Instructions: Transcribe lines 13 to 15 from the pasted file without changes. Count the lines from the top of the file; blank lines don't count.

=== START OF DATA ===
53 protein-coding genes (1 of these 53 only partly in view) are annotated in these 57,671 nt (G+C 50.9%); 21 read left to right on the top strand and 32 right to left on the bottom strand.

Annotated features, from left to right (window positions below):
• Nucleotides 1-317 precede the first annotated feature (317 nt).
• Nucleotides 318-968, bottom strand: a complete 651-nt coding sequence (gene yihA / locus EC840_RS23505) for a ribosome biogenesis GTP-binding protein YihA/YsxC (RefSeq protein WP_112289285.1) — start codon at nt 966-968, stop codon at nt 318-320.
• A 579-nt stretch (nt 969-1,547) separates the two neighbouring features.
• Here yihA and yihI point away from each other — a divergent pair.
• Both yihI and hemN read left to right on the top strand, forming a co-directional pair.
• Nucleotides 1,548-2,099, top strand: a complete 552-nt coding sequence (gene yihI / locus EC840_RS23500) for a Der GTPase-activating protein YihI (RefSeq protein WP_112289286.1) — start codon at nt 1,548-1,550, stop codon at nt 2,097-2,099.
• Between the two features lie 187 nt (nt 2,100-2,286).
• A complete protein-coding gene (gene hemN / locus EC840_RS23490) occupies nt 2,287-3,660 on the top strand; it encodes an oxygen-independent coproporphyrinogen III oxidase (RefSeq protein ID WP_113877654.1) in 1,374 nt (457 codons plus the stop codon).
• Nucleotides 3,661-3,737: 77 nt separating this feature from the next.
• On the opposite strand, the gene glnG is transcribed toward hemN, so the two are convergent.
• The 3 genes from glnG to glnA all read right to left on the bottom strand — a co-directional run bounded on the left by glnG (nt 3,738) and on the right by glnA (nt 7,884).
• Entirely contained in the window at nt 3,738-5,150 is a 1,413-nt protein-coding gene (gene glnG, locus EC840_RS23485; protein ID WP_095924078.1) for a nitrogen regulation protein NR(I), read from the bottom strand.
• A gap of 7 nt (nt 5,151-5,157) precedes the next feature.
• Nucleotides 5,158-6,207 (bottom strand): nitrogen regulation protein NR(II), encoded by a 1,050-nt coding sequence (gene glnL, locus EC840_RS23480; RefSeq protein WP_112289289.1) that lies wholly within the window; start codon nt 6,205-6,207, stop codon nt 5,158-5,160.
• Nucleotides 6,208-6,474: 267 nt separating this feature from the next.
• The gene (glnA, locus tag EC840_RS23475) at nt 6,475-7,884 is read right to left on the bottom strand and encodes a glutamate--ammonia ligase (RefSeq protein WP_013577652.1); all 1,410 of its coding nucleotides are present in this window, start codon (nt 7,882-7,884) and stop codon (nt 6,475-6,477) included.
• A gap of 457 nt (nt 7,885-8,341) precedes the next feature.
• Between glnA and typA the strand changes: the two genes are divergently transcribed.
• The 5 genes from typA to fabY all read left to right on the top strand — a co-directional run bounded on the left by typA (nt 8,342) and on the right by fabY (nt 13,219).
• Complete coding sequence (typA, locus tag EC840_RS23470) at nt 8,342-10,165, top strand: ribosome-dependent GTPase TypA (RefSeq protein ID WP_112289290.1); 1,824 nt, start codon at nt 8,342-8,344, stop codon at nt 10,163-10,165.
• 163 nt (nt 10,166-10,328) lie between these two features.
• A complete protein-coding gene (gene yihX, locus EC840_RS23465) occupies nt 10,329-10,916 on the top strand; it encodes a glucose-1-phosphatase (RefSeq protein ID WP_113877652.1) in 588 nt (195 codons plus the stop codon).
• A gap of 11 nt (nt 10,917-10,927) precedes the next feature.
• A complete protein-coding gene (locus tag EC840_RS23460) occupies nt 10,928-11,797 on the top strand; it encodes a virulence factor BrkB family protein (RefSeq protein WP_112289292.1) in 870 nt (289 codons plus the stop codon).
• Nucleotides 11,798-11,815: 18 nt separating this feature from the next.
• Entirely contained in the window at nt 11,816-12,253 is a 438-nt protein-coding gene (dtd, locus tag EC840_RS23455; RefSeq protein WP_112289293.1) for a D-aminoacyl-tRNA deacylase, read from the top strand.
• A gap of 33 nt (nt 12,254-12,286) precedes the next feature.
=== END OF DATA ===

• The 3 genes from glnG to glnA all read right to left on the bottom strand — a co-directional run bounded on the left by glnG (nt 3,738) and on the right by glnA (nt 7,884).
• Entirely contained in the window at nt 3,738-5,150 is a 1,413-nt protein-coding gene (gene glnG, locus EC840_RS23485; protein ID WP_095924078.1) for a nitrogen regulation protein NR(I), read from the bottom strand.
• A gap of 7 nt (nt 5,151-5,157) precedes the next feature.